Continuing Tales

In Pursuit of Ever After

A Ever After Story
by Funkypurplerhino

Part 23 of 35

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In Pursuit of Ever After

Christmas Eve day dawned clear and cold along the northern coast of France. The family in Château de Dieppe slept late, in anticipation of the late night Christmas festivities to come. As final preparations for the ball were completed, they enjoyed a quiet, family afternoon. They were grateful that courtesy prevented any callers from visiting on the day of a ball.

No one called at the castle that day, but word was spreading quickly that the Prince was not married. He had apparently brought the Archbishop with him on his visit to the Château de Dieppe. Speculation of what it all meant assured that everyone who had been fortunate enough to receive an invitation to the annual Christmas Eve Ball would be in attendance.

They were in breathless anticipation of seeing the Prince and the Comtesse together. Many had already been charmed by Danielle in the previous week, so they felt a keen interest in her future. Stories of Danielle's horrified reaction to the wedding rumors were also speculated upon. Had she known the Prince wasn't married? It didn't seem so. She had been genuinely distraught.

The ball would begin with the family greeting guests, followed by dancing. Protocol demanded that the Prince arrive subsequent to the rest of the guests, so Henry had to bide his time until he could announce to the world his betrothal to Danielle.

Henry paced back and forth, impatiently, willing the time to pass faster. Never had he been so eager to attend a ball! It seemed as though most of the guests had arrived simultaneously, not wanting to miss a moment of the possibly historic events. Once he had noted a cessation in the arrival of carriages, he prepared to join the party.

The Duchess had decided to dress the girls in the one pair of dresses that were completely identical. They were made of an iridescent blue-green taffeta with an overskirt heavily embroidered in silver threads. The Queen's dressmaker had outdone herself this time. The sleeves were full at the top, tight fitting on the forearms, slashed to show the chemise beneath and trimmed in silver. Jeweled silver belts adorned the waistlines. Their hair was elaborately braided in a coronet on top, accented with jewels, and curled down the back. They wore no other jewelry this time. They looked beautiful and enchanting and absolutely no one, other than their family, could tell them apart.

This heightened the excitement brewing over the Prince's expected arrival. It was rumored, they remembered, that the girls had played a game of switching identities on him at a masque, back in October, and that he had been furious with them. Why, they wondered, would the Comtesse and Lady Nicole dare to dress alike tonight? To provoke the Prince?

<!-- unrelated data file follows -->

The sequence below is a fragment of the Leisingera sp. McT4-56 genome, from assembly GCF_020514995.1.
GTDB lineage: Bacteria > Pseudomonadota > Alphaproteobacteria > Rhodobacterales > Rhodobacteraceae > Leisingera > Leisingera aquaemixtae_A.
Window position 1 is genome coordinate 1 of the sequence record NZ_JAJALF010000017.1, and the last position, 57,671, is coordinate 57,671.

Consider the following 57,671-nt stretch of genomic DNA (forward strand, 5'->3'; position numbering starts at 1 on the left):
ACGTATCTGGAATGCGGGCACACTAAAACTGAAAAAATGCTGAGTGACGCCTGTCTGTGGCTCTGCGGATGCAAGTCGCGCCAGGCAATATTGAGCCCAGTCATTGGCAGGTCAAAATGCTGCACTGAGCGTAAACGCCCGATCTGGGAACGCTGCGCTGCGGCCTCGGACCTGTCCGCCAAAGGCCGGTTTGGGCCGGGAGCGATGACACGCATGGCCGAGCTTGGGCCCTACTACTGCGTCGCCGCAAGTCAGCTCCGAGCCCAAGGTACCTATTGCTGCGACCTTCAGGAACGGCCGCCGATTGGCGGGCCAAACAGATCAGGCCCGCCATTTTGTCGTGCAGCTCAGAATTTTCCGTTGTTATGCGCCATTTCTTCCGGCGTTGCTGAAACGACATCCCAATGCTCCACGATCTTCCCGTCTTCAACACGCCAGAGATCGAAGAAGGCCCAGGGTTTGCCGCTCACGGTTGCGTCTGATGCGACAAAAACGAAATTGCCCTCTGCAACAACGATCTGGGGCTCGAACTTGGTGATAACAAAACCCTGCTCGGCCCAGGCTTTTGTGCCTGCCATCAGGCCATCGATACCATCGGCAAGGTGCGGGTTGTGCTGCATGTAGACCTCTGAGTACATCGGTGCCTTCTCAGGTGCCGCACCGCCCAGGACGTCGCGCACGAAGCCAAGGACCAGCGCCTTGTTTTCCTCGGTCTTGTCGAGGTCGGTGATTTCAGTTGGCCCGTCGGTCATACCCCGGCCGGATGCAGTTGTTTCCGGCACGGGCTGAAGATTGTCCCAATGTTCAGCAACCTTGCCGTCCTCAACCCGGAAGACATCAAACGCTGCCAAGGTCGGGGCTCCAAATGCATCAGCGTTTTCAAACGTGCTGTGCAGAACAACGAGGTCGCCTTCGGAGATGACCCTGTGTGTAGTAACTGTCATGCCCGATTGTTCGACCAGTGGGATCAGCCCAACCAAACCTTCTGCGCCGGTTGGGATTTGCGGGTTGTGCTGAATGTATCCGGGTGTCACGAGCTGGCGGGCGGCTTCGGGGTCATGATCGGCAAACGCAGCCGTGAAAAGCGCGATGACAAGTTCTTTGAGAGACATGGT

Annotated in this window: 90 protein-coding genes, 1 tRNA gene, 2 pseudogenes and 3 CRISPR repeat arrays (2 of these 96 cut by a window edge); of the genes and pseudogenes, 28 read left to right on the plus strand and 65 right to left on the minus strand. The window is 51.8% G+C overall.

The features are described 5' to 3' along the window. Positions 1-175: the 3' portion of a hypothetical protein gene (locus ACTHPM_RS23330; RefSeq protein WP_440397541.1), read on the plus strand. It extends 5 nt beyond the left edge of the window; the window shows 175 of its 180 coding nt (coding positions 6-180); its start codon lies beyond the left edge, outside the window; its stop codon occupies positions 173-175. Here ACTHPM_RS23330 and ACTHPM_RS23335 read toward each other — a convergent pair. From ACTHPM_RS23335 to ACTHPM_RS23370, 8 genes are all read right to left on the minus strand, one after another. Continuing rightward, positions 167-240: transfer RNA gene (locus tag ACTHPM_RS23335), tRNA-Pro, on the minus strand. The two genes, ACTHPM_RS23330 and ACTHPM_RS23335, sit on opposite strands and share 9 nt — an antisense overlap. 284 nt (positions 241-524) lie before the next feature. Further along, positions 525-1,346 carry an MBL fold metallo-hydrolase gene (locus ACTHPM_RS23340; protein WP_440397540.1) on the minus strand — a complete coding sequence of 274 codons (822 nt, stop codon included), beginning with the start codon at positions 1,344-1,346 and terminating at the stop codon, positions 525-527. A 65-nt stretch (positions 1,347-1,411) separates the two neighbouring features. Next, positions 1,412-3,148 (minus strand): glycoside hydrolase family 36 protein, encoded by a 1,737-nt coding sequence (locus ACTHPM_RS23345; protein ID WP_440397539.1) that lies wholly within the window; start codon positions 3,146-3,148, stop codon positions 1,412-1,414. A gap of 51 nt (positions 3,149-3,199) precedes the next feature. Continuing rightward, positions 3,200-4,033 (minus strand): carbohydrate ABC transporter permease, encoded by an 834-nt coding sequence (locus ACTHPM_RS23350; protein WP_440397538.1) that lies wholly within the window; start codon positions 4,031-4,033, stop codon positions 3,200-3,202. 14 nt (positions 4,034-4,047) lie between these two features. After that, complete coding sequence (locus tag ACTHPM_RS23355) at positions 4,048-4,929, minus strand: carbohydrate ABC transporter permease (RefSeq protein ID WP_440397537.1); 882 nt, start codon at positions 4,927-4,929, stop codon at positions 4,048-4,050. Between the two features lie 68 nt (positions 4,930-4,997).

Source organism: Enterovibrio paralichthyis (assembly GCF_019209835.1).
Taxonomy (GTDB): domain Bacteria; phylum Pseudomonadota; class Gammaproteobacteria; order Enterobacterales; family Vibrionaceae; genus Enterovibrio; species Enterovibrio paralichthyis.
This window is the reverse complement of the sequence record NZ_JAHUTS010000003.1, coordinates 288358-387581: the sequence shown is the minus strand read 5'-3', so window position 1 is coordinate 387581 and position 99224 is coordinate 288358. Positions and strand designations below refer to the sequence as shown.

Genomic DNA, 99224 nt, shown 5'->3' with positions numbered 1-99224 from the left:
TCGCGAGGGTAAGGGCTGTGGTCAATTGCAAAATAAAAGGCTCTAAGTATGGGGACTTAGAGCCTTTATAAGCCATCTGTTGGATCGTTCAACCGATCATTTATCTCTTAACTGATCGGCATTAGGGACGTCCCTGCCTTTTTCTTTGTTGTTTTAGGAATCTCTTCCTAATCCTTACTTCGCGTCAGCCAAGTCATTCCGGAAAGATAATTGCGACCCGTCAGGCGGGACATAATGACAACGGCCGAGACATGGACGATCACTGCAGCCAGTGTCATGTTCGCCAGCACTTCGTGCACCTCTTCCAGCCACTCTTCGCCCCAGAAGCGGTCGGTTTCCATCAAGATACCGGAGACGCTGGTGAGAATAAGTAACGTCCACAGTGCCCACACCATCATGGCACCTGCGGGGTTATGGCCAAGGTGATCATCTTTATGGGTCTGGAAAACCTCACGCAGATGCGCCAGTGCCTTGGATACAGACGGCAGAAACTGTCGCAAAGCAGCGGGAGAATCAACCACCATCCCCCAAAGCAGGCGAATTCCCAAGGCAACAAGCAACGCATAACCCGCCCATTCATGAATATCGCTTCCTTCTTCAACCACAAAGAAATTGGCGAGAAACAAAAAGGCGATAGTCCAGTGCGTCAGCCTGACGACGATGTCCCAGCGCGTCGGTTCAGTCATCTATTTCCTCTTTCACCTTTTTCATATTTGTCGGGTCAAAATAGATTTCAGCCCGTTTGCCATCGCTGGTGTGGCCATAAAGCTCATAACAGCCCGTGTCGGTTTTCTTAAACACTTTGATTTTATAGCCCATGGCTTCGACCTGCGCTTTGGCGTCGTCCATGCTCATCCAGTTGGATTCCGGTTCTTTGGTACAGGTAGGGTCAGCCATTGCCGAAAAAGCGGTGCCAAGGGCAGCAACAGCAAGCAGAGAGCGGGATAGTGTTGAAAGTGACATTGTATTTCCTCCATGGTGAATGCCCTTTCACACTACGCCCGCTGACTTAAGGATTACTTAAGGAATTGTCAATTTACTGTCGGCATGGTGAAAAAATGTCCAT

Midway through the evening, a trumpet fanfare announced the arrival of the Prince. The crowd parted, bowing and curtsying to him as he passed. When he came upon the Duc, they greeted each other warmly, and then he greeted the Duchess. As he turned to greet Danielle and Nicole a hush fell over the assembled guests and one would have heard a feather drop.

The girls curtseyed together, "Your Highness," they chorused.

Henry's eyes widened a moment in surprise, and then he roared with laughter. "Oh no, this will not do at all, ladies. Did you lose your pendants?" he smiled charmingly. "You shan't deprive us all of a method to tell you apart!" he chuckled. He reached unerringly for Danielle's hand, taking it and placing it on his arm, his actions belying his words. "Please excuse us for a moment, the Comtesse and I have something to discuss," he said as he led her from the room.

The crowd erupted into a cacophony of voices when they left. People began surrounding Nicole when the Duc signaled for their attention.

"Friends, thank you all for joining us to celebrate the birth of our Savior this Christmas Eve. As I think most of you already know, Prince Henry is not married, as previous reports had indicated," a murmur went through the crowd at this confirmation.

Henry had pulled Danielle into a small anteroom off of the ballroom. "What kind of a silly trick was that, Danielle? Did you have any doubt that I would be able to tell you apart?" he said as he pulled her to him for a quick kiss.

"It was my aunt's idea, Henry. I think she just wanted people to remember that you called me 'Nicole' at the masque; or maybe she just wanted to be sure you could tell us apart. She told me once that she and my mother would only consider the offer of a man who could tell them apart. Their marriages were arranged, or at least my aunt's was, but they insisted on that."

"Well, I have a present for you," he said as he picked up a box from a nearby table.

"I don't have anything for you," she said like a little child.

"You are my present. Come now, open this," he handed her the heavy box.

She put it on the table, untied the bow and opened the box. Inside was a necklace of emeralds and diamonds. "Oh Henry, it is the most magnificent necklace I have ever seen. Thank you." She kissed him quickly.